Ben Nockels and Amy White didn't have to see recent headlines to know that hundreds of children are in foster care in Oklahoma and many are longing for adoption.
Nockels is executive director of the 111 Project, which is raising awareness about foster care and recruiting families from the faith community to foster or adopt children in the Oklahoma Department of Human Services foster care system. White is deputy director of the agency's Bridge program.
A story in Wednesday's Oklahoman reported that the number of abused and neglected children in state custody has jumped from 10,233 to 10,729 since July 1, outpacing DHS leaders' ability to find new foster homes and forcing more children into already overcrowded state shelters.
Nockels said the need for more foster families and “forever families” for children waiting to be adopted is critical.
He said that's why he is excited about the “Wait No More” adoption conference set for Oct. 26 at Crossings Community Church, 14600 N Portland. The Focus on the Family event is being held in partnership with DHS, local churches and adoption advocates.
Nockels said the conference's goal is to raise awareness about the waiting children and youth in foster care. Conference leaders hope to recruit families to participate in the foster care program or to adopt a child.
Conference attendees will get an opportunity to learn more about the process of adoption from foster care and they will learn ways to support adoptive families. Leaders with Focus on the Family, a Colorado Springs-based Christian ministry, said since 2008, more than 2,500 families have stepped forward to start the adoption process through 20 “Wait No More” recruitment events in 13 states.
Nockels said the faith community has shown that it wants come alongside the DHS to provide nurturing homes for children in state custody. He said about 850 new families are now helping abused and neglected children in state custody as a result of the 111 project partnership.
“That's game-changing,” he said.
Nockels said the 111 Project started in 2010 after DHS officials reached out to the faith community for support.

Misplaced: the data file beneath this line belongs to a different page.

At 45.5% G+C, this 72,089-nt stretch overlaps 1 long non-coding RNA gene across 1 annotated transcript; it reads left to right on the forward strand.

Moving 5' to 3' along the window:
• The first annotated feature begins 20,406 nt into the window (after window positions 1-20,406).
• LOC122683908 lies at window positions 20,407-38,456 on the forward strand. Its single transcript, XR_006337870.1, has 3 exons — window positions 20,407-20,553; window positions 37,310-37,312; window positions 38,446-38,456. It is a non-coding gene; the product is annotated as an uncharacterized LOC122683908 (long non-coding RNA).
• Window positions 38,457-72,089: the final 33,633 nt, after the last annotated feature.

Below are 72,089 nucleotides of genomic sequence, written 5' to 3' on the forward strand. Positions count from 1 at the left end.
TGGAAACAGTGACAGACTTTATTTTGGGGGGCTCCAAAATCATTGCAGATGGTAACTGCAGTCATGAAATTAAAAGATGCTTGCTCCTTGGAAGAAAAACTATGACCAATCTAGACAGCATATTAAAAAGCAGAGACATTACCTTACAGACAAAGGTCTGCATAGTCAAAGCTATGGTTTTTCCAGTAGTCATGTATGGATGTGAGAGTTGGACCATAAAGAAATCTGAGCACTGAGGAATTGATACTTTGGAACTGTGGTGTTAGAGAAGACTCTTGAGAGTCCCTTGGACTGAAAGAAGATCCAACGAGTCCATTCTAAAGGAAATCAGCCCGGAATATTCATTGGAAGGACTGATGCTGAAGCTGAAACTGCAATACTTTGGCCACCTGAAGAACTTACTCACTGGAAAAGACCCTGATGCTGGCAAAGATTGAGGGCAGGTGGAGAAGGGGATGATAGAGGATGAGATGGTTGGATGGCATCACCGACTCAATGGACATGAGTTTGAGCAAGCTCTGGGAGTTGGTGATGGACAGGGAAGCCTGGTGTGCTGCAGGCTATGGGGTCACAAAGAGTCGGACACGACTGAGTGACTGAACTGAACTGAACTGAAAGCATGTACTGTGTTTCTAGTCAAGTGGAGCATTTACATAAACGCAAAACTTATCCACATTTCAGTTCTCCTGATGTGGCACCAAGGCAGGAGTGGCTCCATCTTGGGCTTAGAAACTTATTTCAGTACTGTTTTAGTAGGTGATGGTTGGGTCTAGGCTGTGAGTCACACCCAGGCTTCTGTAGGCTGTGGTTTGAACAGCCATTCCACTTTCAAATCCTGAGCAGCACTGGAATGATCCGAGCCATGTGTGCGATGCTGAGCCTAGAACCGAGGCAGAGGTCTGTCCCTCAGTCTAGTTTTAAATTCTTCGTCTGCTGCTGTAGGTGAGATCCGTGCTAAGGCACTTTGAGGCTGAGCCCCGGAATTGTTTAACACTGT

White said she was very excited about the partnership with faith groups because of the need for collaboration. The Bridge program that she heads is focused on targeted recruitment and retention of families for fostering and adoption.
“Part of the Pinnacle Plan is it states very clearly that we cannot do this alone,” she said.
The Pinnacle Plan was created in response to a class-action lawsuit settlement reached last year. The child-welfare improvement plan sets deadlines for goals during the next several years.
White said members of the faith community have helped to recruit more foster families but she is also pleased to see congregations become aware that there are other ways to provide support.
She said one foster/adoption family said there was a need for help with dinner on Wednesday night so the family could attend church and other aspects of their routine in a timely manner. Another family said they needed someone to help with housework. White said in both instances, someone in the families' congregation stepped up to provide necessary aid.
“You don't just have to be a foster parent,” she said.
Both Nockels and White said a big part of why the partnership has worked has been the establishment of relationships among DHS representatives and the faith community.
White said those relationships, now strong, should help in the months to come as foster care and adoption advocates seek to find homes for an increasing number of children.
“We still have great need for foster families. We need that right now in Oklahoma,” she said.
Staff Writer Randy Ellis